Forgot your password?

We just sent you an email, containing instructions for how to reset your password.

Sign in

  • I read Monica Drake’s beautiful story this morning and thought: what a lucky little girl her daughter is, to have such a wise mother. I thought about all the children growing up with an abundance of toys and stuff, most of which they don’t really develop a relation to – because they keep getting new things.

    I’m sure I, too, had many toys when I was a child, but the only ones I really remember caring about were some plastic cars that I used to play with in my grandparents’ yard, creating intricate infrastructure in a pile of sand and gravel. That, and a rag doll I couldn’t sleep without, until one day I came home from day care to find the doll torn to pieces by our dog. I was crushed, of course, but I soon realized that I could get by just fine without her, as long as I had good friends and my parents' loving arms.

    A few years ago, my dog died (a different dog). I know that to most of you a dog is just, well, a dog, but to me, Snus was a personality, my best friend, and really someone I couldn’t live without. So I ran away. I spent most of the spring, the summer and the early fall away from home, travelling through Europe, chasing my own shadow, I suppose.

    When I returned to my apartment, I called my mother to tell her I was safely home. The word ‘home’ felt empty to me now that Snus was gone, and she picked up on the melancholy. “Admit that you’re a little happy to be back, to sleep in your own bed?” she asked, hopeful. “Not really,” I said. “But surely it must feel good to be surrounded by your own things again,” she continued, knowing how much I loved my books and records, my Mac, my chair.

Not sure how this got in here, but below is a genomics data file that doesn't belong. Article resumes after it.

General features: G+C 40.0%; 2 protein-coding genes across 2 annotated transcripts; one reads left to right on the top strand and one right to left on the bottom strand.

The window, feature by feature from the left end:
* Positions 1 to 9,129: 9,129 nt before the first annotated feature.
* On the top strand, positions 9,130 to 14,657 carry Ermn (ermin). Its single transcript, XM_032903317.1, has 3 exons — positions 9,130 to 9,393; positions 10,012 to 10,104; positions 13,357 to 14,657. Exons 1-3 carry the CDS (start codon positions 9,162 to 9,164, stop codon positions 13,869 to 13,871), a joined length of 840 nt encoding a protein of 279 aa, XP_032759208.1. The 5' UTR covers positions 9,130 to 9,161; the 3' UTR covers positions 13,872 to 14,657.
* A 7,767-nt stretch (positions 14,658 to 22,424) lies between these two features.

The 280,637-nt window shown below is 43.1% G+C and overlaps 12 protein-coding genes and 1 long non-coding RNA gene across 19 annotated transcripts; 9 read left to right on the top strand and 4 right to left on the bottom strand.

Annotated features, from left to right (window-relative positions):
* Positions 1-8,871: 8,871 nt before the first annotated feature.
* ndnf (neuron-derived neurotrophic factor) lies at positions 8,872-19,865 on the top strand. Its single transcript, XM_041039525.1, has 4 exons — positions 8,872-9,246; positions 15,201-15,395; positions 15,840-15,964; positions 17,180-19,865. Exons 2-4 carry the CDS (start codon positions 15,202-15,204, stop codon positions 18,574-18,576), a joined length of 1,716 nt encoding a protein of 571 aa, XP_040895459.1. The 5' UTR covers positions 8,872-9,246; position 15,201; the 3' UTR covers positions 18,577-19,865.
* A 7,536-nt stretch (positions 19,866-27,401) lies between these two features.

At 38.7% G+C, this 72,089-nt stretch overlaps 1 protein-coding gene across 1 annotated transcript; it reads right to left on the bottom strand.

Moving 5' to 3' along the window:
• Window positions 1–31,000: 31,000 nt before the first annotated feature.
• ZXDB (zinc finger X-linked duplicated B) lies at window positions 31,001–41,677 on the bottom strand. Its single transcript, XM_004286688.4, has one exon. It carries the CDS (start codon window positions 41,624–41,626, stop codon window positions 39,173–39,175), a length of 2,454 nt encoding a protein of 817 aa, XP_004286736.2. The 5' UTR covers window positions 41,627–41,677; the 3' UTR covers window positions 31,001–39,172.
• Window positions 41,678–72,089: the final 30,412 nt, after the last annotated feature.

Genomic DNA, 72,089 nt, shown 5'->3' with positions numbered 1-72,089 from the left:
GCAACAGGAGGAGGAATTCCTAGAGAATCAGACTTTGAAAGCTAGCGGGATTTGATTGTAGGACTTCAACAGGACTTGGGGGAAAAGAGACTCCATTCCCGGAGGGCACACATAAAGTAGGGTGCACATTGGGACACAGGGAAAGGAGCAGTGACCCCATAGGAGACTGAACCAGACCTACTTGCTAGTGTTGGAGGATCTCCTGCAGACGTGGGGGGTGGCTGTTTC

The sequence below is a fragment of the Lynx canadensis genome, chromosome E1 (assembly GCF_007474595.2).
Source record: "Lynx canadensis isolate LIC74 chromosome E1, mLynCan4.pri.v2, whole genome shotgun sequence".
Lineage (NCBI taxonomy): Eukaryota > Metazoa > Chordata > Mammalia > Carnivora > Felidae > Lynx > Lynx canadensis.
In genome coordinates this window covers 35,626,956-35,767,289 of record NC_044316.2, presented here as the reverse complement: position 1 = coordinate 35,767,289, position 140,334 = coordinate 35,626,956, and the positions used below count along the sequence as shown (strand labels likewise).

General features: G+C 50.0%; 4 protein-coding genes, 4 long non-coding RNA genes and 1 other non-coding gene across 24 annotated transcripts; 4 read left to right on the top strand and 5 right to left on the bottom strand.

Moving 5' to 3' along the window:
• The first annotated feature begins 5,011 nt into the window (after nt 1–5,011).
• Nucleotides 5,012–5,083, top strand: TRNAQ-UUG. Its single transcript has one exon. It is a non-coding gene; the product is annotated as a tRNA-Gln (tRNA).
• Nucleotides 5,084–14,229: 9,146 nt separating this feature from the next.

Now, this is a woman who loves to potter about her home, gardening, furnishing and decorating; I don't think she has ever been able to relate to my restlessness.

    I have a mug, a blue ceramic mug that is good to hold, I’ve had it for seventeen years and I always drink my tea from that cup. My mom said: “I’m sure you at least missed having morning tea at your own kitchen table, you must have missed your blue mug.” I tried to make her understand that during all those weeks of travelling and staying in cheap hostels, it had felt so incredibly good not to have a relationship with THINGS. I would come to a new place every day, I’d cook my dinner in well-used pots and pans and eat from chipped plates, using cutlery that didn’t match, drink out of glasses and cups that belonged to no one and everyone, and it made me feel so free. My mother sighed, genuinely resigned. “Will you ever settle down?” she said.

    I look around now and see all these things I’m surrounded with, and I'm unable to name one thing I couldn’t live without. I certainly have a lot of stuff (who doesn’t!) and I do care about my beautiful apartment and most of the things I have collected over the years. But I know I could leave home and all my belongings this very instant and not look back, because what really matters is what you carry inside, the only thing worth holding on to; the love of friends and family.

    That is something that you can carry with you anywhere you go, and it doesn’t weigh you down. It is also something that can’t be torn to pieces.

Better browser, please.

To view Cowbird, please use the latest version of Chrome, Safari, Firefox, Opera, or Internet Explorer.